Thursday, 22 August 2013

Governing Through Crime (Commissioners)

Power Down, Policy Exchange’s Report on Police and Crime Commissioners has the sub title “A plan for a cheaper, more effective justice system” but it might as well   have been “We Expand or We Die”.  There are no detailed costings to stand up the cost argument and no real evidence to support the effectiveness claim. Rather it it places PCC’s at the head of a localism crusade to take control of the Whitehall dominated citadels that rule the criminal justice world.  

While  not  going as far as last year’s Reform report which argued that PCC’s should take over the budgets and responsibility for pretty much all of the criminal justice agencies, in one sense it goes further suggesting that in ten years PCC’s might morph into public safety commissioners or even local mayors.  Sooner than that , the report envisages PCC’s as  ministers for the local  criminal justice system with “the political power to set the agenda, hold agencies within his/her purview to account for performance and enact reforms to ensure a more efficient and effective system at the local level.”

There’s much to be said in the arguments for improved coordination, co-terminosity between agencies and pooled budgets. As the Howard League Commission on prisons said in 2010 “the current criminal justice system not only wastes money but it is overly centralised and driven by misleading and often meaningless targets.” It argued that the National Offender Management Service should be broken up and “replaced by an agenda rooted in localism and in engaging with communities to seek meaningful outcomes”.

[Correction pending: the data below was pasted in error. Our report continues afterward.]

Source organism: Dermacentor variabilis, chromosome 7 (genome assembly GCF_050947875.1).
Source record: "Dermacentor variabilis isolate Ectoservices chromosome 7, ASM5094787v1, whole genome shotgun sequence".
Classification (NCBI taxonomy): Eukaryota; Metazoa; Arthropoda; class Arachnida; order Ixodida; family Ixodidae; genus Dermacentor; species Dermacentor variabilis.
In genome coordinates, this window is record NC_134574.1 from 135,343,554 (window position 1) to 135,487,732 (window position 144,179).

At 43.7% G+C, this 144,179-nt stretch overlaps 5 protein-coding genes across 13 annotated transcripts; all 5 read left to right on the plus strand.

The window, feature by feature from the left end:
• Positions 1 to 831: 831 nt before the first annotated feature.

On the face of it such an agenda could be driven by the PCC’s as Policy Exchange propose. But there are other ways that this could be done. Outside London the democratic mandate, and breadth of competence is simply too thin to carry forward such a wide ranging agenda. Governing through crime is not the best way forward.

An alternative model could build on local authorities, developing perhaps a hybrid body to commission services to prevent crime, implement sanctions and rehabilitate offenders. This is a direction of travel proposed by the Local Government Information Unit in their 2009 report Primary Justice. Such a model would build in incentives to reduce costly and unproductive imprisonment and invest instead in the kind of targeted measures which reduce crime and demand on the criminal justice system.

Such an approach would show that that the answers to crime and public safety lie not with the police but with the social agencies. It is a model that should prove more attractive to the Labour party.

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